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AIDS Treatment News
Drugs for Infants and Children: Call for Reform
John S. James
November 4, 1994
AIDS TREATMENT NEWS Issue #210, November 4, 1994

Infants and children with life-threatening diseases face a shocking lack of drugs tested for safety in children -- and tested for the stability of the improvised formulations doctors are often forced to use. At the same time, unnecessary efficacy testing in children -- for example, testing in children of biologically inappropriate ages -- delays treatment availability, and creates obstacles to the testing which is necessary. Arthur J. Ammann, M.D., Research Director of the Pediatric AIDS Foundation, and a member of the National Task Force on AIDS Drug Development, analyzed these problems in a presentation to the Task Force on October 28. He made 14 recommendations for improvement, directed toward the approval of drugs for life-threatening conditions simultaneously for both children and adults.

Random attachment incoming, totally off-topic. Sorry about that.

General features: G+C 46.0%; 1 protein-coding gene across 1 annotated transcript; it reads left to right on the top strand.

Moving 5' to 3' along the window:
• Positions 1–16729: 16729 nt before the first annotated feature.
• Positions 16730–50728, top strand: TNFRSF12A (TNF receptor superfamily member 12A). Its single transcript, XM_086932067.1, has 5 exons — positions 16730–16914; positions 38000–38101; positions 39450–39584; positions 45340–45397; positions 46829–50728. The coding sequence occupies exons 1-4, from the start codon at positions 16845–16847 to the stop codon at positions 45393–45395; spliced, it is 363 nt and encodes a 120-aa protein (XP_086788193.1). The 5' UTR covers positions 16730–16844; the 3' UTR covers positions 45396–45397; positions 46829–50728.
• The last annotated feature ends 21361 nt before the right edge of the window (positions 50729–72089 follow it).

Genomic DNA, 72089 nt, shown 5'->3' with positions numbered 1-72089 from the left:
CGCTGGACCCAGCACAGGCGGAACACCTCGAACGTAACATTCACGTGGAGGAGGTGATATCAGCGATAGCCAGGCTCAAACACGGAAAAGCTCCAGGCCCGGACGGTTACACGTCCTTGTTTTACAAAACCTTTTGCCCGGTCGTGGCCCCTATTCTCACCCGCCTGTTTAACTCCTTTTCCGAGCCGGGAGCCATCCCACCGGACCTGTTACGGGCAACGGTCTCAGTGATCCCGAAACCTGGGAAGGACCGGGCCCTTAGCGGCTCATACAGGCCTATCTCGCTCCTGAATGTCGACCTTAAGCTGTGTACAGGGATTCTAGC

We cannot summarize the 10-page testimony of Dr. Ammann -- an expert in drug development who was formerly a leading researcher at Genentech, Inc. The bottom line is that this problem is far more serious than generally realized -- and far more correctable. The kinds of re-thinking proposed would improve drug development generally, for adults as well as for children.

For more information, contact Dr. Ammann at the Pediatric AIDS Foundation, 81 Digital Drive, Novato, CA 94949, 415/883- 1796.

www.aegis.org